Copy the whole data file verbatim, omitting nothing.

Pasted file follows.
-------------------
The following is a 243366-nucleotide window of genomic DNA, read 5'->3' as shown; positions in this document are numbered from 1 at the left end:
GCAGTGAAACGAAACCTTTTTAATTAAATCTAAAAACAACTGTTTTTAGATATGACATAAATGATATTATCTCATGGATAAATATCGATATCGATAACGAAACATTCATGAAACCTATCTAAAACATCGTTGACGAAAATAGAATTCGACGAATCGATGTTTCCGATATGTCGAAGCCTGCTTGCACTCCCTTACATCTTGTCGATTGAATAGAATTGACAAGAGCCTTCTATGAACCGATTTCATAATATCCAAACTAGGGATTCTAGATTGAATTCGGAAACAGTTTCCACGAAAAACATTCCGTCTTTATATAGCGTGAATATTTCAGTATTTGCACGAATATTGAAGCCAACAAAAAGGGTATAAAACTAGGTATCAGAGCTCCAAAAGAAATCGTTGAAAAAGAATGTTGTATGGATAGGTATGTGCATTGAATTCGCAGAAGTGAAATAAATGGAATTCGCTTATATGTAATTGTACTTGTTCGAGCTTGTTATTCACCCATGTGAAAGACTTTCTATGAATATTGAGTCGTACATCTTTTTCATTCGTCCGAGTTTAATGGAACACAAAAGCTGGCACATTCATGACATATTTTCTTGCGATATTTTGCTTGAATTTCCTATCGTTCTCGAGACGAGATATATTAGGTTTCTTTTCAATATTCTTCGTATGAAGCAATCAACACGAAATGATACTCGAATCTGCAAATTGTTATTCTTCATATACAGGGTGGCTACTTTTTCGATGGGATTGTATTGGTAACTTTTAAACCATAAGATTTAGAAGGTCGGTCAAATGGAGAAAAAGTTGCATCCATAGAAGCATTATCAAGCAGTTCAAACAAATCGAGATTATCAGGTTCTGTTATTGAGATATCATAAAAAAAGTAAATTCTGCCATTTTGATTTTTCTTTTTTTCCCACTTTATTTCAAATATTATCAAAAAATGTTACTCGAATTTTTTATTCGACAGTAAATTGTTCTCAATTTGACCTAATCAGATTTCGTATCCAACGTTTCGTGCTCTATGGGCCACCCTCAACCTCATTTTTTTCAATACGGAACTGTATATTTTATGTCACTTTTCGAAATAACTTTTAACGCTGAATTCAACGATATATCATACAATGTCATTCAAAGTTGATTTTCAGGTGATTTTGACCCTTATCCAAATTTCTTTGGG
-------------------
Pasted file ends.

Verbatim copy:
The following is a 243366-nucleotide window of genomic DNA, read 5'->3' as shown; positions in this document are numbered from 1 at the left end:
GCAGTGAAACGAAACCTTTTTAATTAAATCTAAAAACAACTGTTTTTAGATATGACATAAATGATATTATCTCATGGATAAATATCGATATCGATAACGAAACATTCATGAAACCTATCTAAAACATCGTTGACGAAAATAGAATTCGACGAATCGATGTTTCCGATATGTCGAAGCCTGCTTGCACTCCCTTACATCTTGTCGATTGAATAGAATTGACAAGAGCCTTCTATGAACCGATTTCATAATATCCAAACTAGGGATTCTAGATTGAATTCGGAAACAGTTTCCACGAAAAACATTCCGTCTTTATATAGCGTGAATATTTCAGTATTTGCACGAATATTGAAGCCAACAAAAAGGGTATAAAACTAGGTATCAGAGCTCCAAAAGAAATCGTTGAAAAAGAATGTTGTATGGATAGGTATGTGCATTGAATTCGCAGAAGTGAAATAAATGGAATTCGCTTATATGTAATTGTACTTGTTCGAGCTTGTTATTCACCCATGTGAAAGACTTTCTATGAATATTGAGTCGTACATCTTTTTCATTCGTCCGAGTTTAATGGAACACAAAAGCTGGCACATTCATGACATATTTTCTTGCGATATTTTGCTTGAATTTCCTATCGTTCTCGAGACGAGATATATTAGGTTTCTTTTCAATATTCTTCGTATGAAGCAATCAACACGAAATGATACTCGAATCTGCAAATTGTTATTCTTCATATACAGGGTGGCTACTTTTTCGATGGGATTGTATTGGTAACTTTTAAACCATAAGATTTAGAAGGTCGGTCAAATGGAGAAAAAGTTGCATCCATAGAAGCATTATCAAGCAGTTCAAACAAATCGAGATTATCAGGTTCTGTTATTGAGATATCATAAAAAAAGTAAATTCTGCCATTTTGATTTTTCTTTTTTTCCCACTTTATTTCAAATATTATCAAAAAATGTTACTCGAATTTTTTATTCGACAGTAAATTGTTCTCAATTTGACCTAATCAGATTTCGTATCCAACGTTTCGTGCTCTATGGGCCACCCTCAACCTCATTTTTTTCAATACGGAACTGTATATTTTATGTCACTTTTCGAAATAACTTTTAACGCTGAATTCAACGATATATCATACAATGTCATTCAAAGTTGATTTTCAGGTGATTTTGACCCTTATCCAAATTTCTTTGGG